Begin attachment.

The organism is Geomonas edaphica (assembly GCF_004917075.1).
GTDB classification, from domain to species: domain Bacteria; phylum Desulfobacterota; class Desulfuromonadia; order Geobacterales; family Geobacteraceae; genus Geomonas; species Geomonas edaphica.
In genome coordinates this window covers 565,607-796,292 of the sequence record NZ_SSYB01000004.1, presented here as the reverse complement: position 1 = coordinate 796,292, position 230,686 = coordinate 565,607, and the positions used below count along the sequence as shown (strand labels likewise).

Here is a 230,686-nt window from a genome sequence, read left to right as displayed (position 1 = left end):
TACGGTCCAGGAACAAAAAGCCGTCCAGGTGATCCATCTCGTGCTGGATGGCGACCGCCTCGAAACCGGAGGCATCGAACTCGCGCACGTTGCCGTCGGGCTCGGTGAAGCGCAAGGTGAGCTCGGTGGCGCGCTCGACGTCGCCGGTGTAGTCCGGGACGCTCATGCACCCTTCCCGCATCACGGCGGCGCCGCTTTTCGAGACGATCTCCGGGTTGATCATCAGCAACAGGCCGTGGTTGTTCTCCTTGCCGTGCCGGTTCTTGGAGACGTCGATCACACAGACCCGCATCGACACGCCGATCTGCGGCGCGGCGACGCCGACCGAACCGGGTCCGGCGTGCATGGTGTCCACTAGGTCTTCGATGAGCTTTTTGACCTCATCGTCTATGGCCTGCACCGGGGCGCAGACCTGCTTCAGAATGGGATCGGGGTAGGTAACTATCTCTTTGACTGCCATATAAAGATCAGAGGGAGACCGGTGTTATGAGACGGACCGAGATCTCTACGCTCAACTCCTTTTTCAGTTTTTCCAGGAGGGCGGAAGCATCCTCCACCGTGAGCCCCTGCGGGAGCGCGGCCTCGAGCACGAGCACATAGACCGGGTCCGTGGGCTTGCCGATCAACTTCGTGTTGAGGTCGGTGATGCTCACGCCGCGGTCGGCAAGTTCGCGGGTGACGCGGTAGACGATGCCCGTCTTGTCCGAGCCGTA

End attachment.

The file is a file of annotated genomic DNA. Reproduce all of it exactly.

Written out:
The organism is Geomonas edaphica (assembly GCF_004917075.1).
GTDB classification, from domain to species: domain Bacteria; phylum Desulfobacterota; class Desulfuromonadia; order Geobacterales; family Geobacteraceae; genus Geomonas; species Geomonas edaphica.
In genome coordinates this window covers 565,607-796,292 of the sequence record NZ_SSYB01000004.1, presented here as the reverse complement: position 1 = coordinate 796,292, position 230,686 = coordinate 565,607, and the positions used below count along the sequence as shown (strand labels likewise).

Here is a 230,686-nt window from a genome sequence, read left to right as displayed (position 1 = left end):
TACGGTCCAGGAACAAAAAGCCGTCCAGGTGATCCATCTCGTGCTGGATGGCGACCGCCTCGAAACCGGAGGCATCGAACTCGCGCACGTTGCCGTCGGGCTCGGTGAAGCGCAAGGTGAGCTCGGTGGCGCGCTCGACGTCGCCGGTGTAGTCCGGGACGCTCATGCACCCTTCCCGCATCACGGCGGCGCCGCTTTTCGAGACGATCTCCGGGTTGATCATCAGCAACAGGCCGTGGTTGTTCTCCTTGCCGTGCCGGTTCTTGGAGACGTCGATCACACAGACCCGCATCGACACGCCGATCTGCGGCGCGGCGACGCCGACCGAACCGGGTCCGGCGTGCATGGTGTCCACTAGGTCTTCGATGAGCTTTTTGACCTCATCGTCTATGGCCTGCACCGGGGCGCAGACCTGCTTCAGAATGGGATCGGGGTAGGTAACTATCTCTTTGACTGCCATATAAAGATCAGAGGGAGACCGGTGTTATGAGACGGACCGAGATCTCTACGCTCAACTCCTTTTTCAGTTTTTCCAGGAGGGCGGAAGCATCCTCCACCGTGAGCCCCTGCGGGAGCGCGGCCTCGAGCACGAGCACATAGACCGGGTCCGTGGGCTTGCCGATCAACTTCGTGTTGAGGTCGGTGATGCTCACGCCGCGGTCGGCAAGTTCGCGGGTGACGCGGTAGACGATGCCCGTCTTGTCCGAGCCGTA